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Case report
Surfactant therapy to facilitate weaning in paediatric patients dependent on extacorporeal membrane oxygenation
  1. Nikhil Achanta,
  2. Julia Vujcikova,
  3. Sahil Nichani and
  4. Sanjiv Nichani
  1. Paediatric Intensive Care Unit, Glenfield Hospital, University Hospitals of Leicester NHS Trust, Leicester, UK
  1. Correspondence to Dr Nikhil Achanta; nikhil.achanta{at}nhs.net

Abstract

We are reporting two paediatric cases with severe adenoviral acute respiratory distress syndrome with viral counts of 308 and 119 million copies/mL respectively, who required venoarterial extracorporeal membrane oxygenation (ECMO) support for nearly 3 weeks. They were static on ECMO and had shown a complete lack of response to all therapeutic interventions aimed at decreasing ECMO support. To facilitate weaning from ECMO, they received 2–3 doses of surfactant. This led to dramatic improvement in pulmonary compliance, oxygenation and chest X-ray. They were both weaned off ECMO within 24 hours of receiving surfactant. Surfactant was well tolerated, with no adverse effects. In both cases, weaning from ECMO was possible only after surfactant administration. From our experience, we conclude that surfactant administration is a potentially safe and effective treatment modality that helps weaning from ECMO and should be considered in patients who are dependent on ECMO for long duration.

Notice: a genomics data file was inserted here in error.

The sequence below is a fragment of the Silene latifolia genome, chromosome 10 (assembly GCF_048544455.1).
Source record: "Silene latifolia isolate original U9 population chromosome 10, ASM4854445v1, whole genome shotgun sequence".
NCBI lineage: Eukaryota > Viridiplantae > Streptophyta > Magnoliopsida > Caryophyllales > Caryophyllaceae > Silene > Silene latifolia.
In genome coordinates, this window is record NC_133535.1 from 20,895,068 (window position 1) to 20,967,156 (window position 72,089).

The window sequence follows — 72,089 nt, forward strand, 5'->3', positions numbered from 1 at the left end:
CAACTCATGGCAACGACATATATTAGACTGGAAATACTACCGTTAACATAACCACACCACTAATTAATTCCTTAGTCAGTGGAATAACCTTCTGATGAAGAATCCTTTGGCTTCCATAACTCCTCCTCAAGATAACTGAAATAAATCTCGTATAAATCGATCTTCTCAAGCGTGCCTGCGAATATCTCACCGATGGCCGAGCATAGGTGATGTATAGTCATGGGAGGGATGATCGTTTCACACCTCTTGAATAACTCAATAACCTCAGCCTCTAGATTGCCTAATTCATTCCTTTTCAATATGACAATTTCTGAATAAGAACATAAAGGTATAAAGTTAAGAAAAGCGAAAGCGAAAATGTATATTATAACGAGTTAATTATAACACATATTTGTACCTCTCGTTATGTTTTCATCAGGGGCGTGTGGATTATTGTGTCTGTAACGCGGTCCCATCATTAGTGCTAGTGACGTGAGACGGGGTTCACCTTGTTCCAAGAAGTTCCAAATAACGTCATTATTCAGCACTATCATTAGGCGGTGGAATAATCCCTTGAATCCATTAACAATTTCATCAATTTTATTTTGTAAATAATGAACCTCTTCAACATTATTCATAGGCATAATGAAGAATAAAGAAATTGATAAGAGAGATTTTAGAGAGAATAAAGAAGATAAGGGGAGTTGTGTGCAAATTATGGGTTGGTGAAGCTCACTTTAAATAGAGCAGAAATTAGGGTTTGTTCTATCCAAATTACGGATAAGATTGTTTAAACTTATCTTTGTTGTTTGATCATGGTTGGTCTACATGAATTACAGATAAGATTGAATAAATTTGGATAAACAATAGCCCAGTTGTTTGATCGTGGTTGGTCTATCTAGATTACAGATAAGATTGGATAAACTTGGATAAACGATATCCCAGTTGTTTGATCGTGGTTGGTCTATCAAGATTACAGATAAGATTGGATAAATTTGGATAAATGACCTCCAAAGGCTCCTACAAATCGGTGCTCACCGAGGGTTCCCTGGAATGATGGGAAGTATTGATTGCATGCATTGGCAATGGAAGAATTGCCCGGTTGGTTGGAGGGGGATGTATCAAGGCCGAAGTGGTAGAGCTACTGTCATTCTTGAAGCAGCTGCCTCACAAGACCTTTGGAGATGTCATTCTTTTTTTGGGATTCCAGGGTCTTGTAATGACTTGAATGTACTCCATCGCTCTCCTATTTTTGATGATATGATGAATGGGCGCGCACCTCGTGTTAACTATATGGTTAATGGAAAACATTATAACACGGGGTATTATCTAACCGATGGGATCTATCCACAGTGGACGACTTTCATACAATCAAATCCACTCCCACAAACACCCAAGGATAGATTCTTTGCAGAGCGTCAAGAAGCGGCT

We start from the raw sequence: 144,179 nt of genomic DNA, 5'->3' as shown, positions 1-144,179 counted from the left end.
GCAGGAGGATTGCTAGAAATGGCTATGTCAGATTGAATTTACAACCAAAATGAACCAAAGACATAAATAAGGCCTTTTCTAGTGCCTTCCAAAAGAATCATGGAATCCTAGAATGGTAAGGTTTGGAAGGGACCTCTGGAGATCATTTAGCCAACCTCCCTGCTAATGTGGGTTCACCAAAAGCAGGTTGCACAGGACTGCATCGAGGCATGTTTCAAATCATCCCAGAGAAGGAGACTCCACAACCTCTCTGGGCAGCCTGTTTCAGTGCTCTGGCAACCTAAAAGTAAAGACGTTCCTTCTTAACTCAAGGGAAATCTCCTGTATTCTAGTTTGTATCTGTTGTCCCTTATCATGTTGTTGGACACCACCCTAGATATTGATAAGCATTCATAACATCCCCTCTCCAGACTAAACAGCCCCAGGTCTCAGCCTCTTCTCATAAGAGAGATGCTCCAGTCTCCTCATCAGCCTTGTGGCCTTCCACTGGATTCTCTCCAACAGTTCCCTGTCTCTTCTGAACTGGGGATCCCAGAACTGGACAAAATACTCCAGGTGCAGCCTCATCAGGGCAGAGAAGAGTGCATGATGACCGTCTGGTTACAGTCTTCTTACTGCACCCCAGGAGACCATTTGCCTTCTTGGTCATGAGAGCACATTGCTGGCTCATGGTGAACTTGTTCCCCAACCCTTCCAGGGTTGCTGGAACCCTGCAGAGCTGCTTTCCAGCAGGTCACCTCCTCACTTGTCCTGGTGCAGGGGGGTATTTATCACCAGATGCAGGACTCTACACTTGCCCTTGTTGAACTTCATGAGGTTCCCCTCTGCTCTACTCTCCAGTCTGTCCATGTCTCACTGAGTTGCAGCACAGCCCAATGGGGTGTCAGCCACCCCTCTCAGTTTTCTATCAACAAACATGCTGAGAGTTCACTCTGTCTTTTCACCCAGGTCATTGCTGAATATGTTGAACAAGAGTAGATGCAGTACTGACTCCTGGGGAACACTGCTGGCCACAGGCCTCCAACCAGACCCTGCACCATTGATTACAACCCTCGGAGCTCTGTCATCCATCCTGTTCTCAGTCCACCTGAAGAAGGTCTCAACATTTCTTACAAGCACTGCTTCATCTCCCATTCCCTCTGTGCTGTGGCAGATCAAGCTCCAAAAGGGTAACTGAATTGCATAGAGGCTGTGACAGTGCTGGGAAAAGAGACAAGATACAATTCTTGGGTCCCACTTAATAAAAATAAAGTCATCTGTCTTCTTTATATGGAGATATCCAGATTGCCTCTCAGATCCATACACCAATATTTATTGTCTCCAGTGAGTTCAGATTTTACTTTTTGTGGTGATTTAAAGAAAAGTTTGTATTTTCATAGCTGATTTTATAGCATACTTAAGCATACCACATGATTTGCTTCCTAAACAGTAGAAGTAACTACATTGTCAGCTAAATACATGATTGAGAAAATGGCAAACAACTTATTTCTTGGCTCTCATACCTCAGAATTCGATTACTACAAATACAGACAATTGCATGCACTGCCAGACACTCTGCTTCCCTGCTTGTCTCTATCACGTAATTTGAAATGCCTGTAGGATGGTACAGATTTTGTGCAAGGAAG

• paediatric intensive care
  • neonatal and paediatric intensive care
  • lung function

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Footnotes

  • Contributors NA has written up the case report submitted here from scratch as well as been involved directly with patient care. SanN was the lead consultant on the cases, and has supervised the writing of the case report. JV was also consultant on the cases and involved with patient care. SahN has helped in data collection essential for the write up of this case report.

  • Funding The authors have not declared a specific grant for this research from any funding agency in the public, commercial or not-for-profit sectors.

  • Competing interests None declared.

  • Patient consent for publication Parental/guardian consent obtained.

  • Provenance and peer review Not commissioned; externally peer reviewed.

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